Quercus alba

Photographs belong to the photographers who allow use for FNPS purposes only. Please contact the photographer for all other uses.

White Oak


Plant Specifics

Size:to 100 ft tall by to 50 ft wide
Life Span:Long-lived perennial
Flower Color:
Phenology:Deciduous. Blooms early spring (inconspicuous). Acorns ripen in fall. Life span 100+ years.
Noted for:Interesting bark, Fall color, Interesting foliage, Hurricane wind resistance


Recommended Uses:Shade tree best suited to settings where its large size can be appreciated. Grown in open settings, it can have a wide spread. Grown in a forested setting it will have a narrower crown.
Considerations:Annual acorn drop may require cleanup in areas close to residences.
Availability:Native nurseries, Quality nurseries, Seed
Light: Full Sun,  Part Shade
Moisture Tolerance:
always floodedextremely dry
 (Not wet but not extremely dry ----- to ----- Very long very dry periods)
Moisture Tolerance: Not wet but not extremely dry ----- to ----- Very long very dry periods
Salt Water Flooding Tolerance:Not salt tolerant of inundation by salty or brackish water.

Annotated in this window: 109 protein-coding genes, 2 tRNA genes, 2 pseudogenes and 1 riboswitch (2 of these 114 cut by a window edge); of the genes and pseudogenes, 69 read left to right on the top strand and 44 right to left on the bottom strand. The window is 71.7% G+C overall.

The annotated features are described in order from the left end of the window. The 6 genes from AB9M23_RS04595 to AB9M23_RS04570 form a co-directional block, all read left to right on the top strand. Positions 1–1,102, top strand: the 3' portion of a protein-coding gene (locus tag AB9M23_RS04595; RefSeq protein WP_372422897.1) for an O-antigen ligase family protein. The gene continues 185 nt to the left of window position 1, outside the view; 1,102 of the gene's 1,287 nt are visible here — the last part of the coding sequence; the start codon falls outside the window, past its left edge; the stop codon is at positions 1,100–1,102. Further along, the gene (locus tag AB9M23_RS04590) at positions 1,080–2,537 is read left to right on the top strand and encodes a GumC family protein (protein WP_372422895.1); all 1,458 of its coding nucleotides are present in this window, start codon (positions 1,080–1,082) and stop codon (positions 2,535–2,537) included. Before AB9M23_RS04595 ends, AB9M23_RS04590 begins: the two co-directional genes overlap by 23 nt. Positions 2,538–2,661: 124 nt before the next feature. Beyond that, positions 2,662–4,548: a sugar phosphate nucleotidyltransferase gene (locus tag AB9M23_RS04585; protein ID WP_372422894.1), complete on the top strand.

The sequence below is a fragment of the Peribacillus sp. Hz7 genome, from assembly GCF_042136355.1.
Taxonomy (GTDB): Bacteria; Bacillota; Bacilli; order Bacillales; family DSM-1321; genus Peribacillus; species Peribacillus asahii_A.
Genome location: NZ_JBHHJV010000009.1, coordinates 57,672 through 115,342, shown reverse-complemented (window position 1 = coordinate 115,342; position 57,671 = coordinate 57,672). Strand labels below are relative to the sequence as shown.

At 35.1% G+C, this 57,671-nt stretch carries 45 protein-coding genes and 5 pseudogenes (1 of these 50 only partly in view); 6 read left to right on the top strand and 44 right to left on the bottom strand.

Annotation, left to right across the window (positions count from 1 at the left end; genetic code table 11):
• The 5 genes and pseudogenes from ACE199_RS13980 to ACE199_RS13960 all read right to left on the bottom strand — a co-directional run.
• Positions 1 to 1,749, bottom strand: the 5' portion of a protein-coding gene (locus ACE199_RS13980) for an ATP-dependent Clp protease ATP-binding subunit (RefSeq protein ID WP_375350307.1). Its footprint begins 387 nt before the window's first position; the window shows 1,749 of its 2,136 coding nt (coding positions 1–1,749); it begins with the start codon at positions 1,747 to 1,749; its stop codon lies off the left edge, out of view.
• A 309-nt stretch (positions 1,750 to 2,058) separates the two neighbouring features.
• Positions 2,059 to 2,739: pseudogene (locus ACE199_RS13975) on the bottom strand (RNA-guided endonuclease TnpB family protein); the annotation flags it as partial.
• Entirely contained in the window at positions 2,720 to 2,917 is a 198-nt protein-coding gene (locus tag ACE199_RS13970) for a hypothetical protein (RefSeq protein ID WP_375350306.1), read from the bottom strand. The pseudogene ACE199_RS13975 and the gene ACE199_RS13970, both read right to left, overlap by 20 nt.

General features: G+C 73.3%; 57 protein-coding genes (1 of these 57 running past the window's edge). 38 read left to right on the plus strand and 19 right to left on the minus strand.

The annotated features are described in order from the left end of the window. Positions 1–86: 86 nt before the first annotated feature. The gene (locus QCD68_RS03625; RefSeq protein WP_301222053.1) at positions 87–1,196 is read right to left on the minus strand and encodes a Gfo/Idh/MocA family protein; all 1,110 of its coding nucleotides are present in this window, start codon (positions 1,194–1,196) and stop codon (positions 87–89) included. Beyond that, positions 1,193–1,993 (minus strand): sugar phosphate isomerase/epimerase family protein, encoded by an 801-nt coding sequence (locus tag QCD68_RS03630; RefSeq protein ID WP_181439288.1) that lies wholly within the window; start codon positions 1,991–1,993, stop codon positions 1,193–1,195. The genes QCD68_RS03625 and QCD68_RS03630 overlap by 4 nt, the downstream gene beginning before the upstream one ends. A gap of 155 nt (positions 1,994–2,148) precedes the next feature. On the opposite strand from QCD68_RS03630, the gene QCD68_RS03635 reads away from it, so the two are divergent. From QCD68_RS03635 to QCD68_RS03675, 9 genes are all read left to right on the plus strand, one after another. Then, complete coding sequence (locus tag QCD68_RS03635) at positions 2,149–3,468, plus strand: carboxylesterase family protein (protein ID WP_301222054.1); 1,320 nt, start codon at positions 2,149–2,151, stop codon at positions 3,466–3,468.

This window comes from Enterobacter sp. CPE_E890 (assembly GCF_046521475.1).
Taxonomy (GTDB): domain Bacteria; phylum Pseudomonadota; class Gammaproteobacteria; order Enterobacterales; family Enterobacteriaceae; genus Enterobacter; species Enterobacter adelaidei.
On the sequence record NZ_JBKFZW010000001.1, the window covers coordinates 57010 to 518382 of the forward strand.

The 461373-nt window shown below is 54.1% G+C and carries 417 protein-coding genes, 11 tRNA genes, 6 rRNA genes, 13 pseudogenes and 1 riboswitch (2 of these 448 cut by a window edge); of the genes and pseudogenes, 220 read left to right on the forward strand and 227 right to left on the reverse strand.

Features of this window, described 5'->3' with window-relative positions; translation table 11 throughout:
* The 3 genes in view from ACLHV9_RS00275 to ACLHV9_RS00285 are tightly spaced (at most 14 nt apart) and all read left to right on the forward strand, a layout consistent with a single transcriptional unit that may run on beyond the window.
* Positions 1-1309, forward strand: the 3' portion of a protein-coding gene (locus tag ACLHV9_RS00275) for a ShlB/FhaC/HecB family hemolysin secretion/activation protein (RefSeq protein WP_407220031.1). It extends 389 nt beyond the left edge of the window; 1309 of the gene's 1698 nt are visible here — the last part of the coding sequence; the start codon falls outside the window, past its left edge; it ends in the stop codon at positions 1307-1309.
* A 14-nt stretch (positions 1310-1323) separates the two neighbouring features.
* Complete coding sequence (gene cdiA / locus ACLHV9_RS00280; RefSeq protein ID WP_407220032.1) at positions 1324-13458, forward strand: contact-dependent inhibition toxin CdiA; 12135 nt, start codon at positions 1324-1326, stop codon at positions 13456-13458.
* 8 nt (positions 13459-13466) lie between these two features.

Salt Spray/ Salty Soil Tolerance:Moderate. Tolerant of salty wind and may get some salt spray. Exposure to salt spray would be uncommon (major storms).
Soil or other substrate:Loam, Sand
Soil pH:Slightly acidic



Squirrels, racoons, deer and many other animals eat the acorns. 


Larval host for brown duskywing butterfly (Erynnis horatius), the gray hairstreak (Strymon melinus), and white-M hairstreak (Parrhasius m-album).

Native Habitats:Dry mesic to mesic forests, second bottom, higher levees.

Distribution and Planting Zones

Natural Range in Florida
USDA Zones

Suitable to grow in:
8A 8B 9A 9B 

USDA zones are based on minimum winter temperatures


General Comments:Its peeling bark and rounded lobes set it apart from most other oaks.